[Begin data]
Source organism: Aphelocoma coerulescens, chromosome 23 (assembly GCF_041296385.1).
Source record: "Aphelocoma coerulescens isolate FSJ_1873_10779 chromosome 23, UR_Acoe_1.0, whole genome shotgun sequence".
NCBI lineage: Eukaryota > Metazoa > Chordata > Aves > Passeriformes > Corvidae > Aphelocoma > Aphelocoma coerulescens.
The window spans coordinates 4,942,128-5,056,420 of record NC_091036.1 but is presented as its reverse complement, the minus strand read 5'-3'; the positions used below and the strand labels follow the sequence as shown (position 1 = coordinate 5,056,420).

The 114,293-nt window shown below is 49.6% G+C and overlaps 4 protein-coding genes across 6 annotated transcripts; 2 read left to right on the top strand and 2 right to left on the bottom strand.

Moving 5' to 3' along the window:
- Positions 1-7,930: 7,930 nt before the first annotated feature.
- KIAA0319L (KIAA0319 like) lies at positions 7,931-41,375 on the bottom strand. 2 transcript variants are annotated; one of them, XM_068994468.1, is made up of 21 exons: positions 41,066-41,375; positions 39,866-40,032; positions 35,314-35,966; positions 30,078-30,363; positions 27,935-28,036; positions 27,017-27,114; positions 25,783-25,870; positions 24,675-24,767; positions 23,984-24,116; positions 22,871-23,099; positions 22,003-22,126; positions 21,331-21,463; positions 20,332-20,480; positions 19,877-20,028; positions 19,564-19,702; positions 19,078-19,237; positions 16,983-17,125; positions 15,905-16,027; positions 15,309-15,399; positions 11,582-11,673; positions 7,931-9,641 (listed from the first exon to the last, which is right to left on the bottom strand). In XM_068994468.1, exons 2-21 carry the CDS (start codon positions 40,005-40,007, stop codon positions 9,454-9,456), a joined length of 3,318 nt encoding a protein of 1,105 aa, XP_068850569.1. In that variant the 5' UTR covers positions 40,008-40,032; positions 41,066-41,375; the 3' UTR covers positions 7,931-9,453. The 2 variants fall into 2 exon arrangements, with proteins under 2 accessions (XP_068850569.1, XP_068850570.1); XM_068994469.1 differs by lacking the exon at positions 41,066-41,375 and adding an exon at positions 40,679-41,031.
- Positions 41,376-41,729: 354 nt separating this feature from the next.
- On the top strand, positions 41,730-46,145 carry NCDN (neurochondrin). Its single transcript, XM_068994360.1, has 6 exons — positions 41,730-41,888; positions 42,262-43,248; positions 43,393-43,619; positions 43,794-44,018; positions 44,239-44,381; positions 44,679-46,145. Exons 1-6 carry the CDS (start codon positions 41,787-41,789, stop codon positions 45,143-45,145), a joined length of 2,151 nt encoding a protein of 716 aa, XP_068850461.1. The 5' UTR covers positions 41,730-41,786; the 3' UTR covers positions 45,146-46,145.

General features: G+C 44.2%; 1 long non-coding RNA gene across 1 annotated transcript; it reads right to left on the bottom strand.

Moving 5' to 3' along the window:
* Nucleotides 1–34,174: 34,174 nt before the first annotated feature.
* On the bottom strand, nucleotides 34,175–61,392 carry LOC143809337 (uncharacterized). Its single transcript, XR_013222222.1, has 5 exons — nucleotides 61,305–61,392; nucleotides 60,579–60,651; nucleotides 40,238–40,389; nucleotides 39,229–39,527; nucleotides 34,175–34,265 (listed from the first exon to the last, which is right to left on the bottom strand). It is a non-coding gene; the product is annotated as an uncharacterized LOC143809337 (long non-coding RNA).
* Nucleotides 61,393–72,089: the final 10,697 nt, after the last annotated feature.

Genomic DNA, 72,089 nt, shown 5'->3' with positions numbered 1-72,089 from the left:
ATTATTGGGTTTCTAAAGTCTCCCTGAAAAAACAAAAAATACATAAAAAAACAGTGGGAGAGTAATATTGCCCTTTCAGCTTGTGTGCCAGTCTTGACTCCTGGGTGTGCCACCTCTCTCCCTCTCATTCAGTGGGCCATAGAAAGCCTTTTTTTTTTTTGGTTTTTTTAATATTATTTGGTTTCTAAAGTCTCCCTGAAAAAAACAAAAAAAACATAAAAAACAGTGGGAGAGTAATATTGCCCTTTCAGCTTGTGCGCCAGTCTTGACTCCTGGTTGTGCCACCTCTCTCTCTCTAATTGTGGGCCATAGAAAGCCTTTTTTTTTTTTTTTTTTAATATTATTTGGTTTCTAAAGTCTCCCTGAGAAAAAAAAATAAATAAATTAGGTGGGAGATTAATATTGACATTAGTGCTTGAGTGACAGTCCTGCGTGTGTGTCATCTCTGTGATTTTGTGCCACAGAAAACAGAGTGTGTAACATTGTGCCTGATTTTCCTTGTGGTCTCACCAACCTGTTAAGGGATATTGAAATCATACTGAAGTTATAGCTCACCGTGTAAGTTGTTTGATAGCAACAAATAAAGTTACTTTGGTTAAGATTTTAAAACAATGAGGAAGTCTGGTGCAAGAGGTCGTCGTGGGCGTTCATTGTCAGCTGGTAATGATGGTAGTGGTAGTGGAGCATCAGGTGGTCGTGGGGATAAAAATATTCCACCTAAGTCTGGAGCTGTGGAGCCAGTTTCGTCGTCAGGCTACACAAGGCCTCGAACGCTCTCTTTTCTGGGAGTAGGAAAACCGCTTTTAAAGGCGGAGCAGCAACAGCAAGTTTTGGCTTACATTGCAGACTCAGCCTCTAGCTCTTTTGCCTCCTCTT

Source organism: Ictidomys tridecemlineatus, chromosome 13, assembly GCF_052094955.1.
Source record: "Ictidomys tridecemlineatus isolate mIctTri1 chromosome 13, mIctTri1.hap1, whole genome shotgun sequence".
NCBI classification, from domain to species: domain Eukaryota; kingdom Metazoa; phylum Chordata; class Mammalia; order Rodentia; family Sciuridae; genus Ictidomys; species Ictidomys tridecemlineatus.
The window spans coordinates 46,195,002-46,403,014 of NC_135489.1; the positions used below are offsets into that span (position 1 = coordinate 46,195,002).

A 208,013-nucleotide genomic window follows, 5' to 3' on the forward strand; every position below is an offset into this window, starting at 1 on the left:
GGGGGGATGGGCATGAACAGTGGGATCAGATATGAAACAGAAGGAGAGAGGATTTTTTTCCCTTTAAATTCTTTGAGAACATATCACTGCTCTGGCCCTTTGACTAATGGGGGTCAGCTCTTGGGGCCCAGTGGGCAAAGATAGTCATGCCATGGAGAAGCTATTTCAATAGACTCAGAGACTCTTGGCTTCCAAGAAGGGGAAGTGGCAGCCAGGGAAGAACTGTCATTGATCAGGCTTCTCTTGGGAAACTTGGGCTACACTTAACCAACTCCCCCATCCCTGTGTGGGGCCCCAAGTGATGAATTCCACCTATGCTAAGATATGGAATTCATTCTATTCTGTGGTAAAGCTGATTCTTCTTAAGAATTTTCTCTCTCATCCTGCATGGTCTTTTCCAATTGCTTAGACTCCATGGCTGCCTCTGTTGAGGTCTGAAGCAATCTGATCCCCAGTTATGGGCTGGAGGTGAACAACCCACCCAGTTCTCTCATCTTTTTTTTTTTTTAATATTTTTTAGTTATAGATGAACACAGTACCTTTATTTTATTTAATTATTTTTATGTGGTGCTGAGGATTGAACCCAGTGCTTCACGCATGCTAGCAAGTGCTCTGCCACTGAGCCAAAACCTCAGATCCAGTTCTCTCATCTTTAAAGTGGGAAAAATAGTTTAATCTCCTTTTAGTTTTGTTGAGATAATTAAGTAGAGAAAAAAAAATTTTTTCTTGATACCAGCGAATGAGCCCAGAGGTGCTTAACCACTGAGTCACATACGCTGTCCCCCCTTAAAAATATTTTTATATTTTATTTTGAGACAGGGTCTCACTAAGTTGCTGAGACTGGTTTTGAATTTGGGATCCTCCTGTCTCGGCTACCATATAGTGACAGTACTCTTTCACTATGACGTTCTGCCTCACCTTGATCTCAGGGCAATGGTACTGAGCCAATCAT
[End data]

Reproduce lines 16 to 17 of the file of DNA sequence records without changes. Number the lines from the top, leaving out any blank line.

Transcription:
Genomic DNA, 72,089 nt, shown 5'->3' with positions numbered 1-72,089 from the left:
ATTATTGGGTTTCTAAAGTCTCCCTGAAAAAACAAAAAATACATAAAAAAACAGTGGGAGAGTAATATTGCCCTTTCAGCTTGTGTGCCAGTCTTGACTCCTGGGTGTGCCACCTCTCTCCCTCTCATTCAGTGGGCCATAGAAAGCCTTTTTTTTTTTTGGTTTTTTTAATATTATTTGGTTTCTAAAGTCTCCCTGAAAAAAACAAAAAAAACATAAAAAACAGTGGGAGAGTAATATTGCCCTTTCAGCTTGTGCGCCAGTCTTGACTCCTGGTTGTGCCACCTCTCTCTCTCTAATTGTGGGCCATAGAAAGCCTTTTTTTTTTTTTTTTTTAATATTATTTGGTTTCTAAAGTCTCCCTGAGAAAAAAAAATAAATAAATTAGGTGGGAGATTAATATTGACATTAGTGCTTGAGTGACAGTCCTGCGTGTGTGTCATCTCTGTGATTTTGTGCCACAGAAAACAGAGTGTGTAACATTGTGCCTGATTTTCCTTGTGGTCTCACCAACCTGTTAAGGGATATTGAAATCATACTGAAGTTATAGCTCACCGTGTAAGTTGTTTGATAGCAACAAATAAAGTTACTTTGGTTAAGATTTTAAAACAATGAGGAAGTCTGGTGCAAGAGGTCGTCGTGGGCGTTCATTGTCAGCTGGTAATGATGGTAGTGGTAGTGGAGCATCAGGTGGTCGTGGGGATAAAAATATTCCACCTAAGTCTGGAGCTGTGGAGCCAGTTTCGTCGTCAGGCTACACAAGGCCTCGAACGCTCTCTTTTCTGGGAGTAGGAAAACCGCTTTTAAAGGCGGAGCAGCAACAGCAAGTTTTGGCTTACATTGCAGACTCAGCCTCTAGCTCTTTTGCCTCCTCTT